Airport Express is only able to stream music from iTunes, but not to third-party applications. In addition, some rare third-party programs can stream music to Airport Express or AirPlay devices. As noted by MacRumors, developer James Laird has fixed this by reverse-engineering the Airport Express private key to create Shareport, an open-sourced AirPort Express emulator that contains an RAOP server to stream music from iTunes and iPods to third-party software and hardware. Laird explains:’s portable base station called
My girlfriend moved house, and her Airport Express no longer made it with her wireless access point. I figured it’d be easy to find an ApEx emulator – there are several open source apps out there to play to them. However, I was disappointed to find thatused a public-key crypto scheme, and there’s a private key hiding inside the ApEx. So I took it apart (I still have scars from opening the glued case!), dumped the ROM, and reverse engineered the keys out of it.
The news will have the hacking community jump with joy, but official hardware manufacturers are unlikely to risk losing their relationship with Apple by tapping an undocumented feature. I have no doubt in my mind that developers out there will write all sorts of add-ons for streaming iTunes music to unsupported devices, such asconsoles and tablets.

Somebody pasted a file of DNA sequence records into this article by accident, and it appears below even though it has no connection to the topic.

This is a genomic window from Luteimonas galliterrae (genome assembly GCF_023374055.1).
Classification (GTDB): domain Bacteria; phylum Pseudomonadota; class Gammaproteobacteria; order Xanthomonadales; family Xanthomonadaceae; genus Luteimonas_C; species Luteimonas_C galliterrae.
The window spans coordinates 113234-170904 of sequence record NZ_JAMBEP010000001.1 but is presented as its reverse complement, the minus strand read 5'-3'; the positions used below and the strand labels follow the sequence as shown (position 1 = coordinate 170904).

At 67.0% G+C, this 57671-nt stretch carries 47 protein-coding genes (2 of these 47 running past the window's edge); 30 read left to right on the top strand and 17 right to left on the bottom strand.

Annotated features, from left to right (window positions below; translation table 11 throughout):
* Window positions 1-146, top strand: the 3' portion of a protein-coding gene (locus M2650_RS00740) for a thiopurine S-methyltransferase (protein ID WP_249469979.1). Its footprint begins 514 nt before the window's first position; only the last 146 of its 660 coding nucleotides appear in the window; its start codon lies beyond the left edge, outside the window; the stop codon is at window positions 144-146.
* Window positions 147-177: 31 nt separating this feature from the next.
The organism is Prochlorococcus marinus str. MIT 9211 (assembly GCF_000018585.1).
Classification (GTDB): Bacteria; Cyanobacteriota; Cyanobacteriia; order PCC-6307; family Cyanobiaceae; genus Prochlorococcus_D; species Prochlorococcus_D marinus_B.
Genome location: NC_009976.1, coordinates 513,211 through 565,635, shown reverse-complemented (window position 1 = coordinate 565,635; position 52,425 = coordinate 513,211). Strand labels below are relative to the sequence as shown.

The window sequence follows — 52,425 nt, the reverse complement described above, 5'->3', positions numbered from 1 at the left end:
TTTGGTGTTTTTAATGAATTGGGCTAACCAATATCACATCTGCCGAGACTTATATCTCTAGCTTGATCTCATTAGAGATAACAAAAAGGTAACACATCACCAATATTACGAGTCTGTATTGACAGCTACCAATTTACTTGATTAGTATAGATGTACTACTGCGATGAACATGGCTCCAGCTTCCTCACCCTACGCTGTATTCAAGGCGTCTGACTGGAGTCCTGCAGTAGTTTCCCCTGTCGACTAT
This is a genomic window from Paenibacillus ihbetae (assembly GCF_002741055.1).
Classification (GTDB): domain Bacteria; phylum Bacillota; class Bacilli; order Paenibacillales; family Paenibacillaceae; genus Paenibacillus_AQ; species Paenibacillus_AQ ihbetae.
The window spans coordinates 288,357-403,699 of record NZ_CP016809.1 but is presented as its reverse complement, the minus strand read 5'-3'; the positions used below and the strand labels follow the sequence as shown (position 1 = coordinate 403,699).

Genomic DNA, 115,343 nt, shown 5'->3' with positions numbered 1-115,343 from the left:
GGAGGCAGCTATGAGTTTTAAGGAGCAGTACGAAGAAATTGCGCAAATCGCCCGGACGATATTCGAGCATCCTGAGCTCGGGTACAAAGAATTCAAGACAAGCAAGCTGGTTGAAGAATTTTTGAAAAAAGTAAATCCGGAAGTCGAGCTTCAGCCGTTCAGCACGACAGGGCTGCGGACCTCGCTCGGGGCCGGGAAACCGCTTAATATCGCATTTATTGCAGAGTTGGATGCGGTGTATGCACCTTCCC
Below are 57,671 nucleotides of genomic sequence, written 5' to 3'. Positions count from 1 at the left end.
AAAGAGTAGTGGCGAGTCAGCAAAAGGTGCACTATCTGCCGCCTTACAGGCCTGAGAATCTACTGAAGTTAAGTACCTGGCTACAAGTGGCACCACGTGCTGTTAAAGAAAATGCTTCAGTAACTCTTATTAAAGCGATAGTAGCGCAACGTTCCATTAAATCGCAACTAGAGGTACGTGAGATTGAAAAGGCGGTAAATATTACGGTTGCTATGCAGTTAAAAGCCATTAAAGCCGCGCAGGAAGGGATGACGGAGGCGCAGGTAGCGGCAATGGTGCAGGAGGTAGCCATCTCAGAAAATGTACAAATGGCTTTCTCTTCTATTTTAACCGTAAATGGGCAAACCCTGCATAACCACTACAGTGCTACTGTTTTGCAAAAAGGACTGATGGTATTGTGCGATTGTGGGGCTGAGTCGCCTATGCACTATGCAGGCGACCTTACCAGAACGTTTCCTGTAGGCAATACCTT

The fact that Apple didn’t bother provide such a feature with the AirPort Express suggests that the company is 100 percent dedicated to AirPlay, its media streaming technology that bridges the gap betweengadgets and television.
Unfortunately, a half-baked AirPlay implementation requires an licensing AirPlay video to television makers, which would allow iPhones, iPods and iPads to stream media to the big screen without an Apple TV or a computer involved.for this, but this will change as Apple updates the technology and more consumer electronics makers release AirPlay-compatible gear. For example, Apple is rumored to be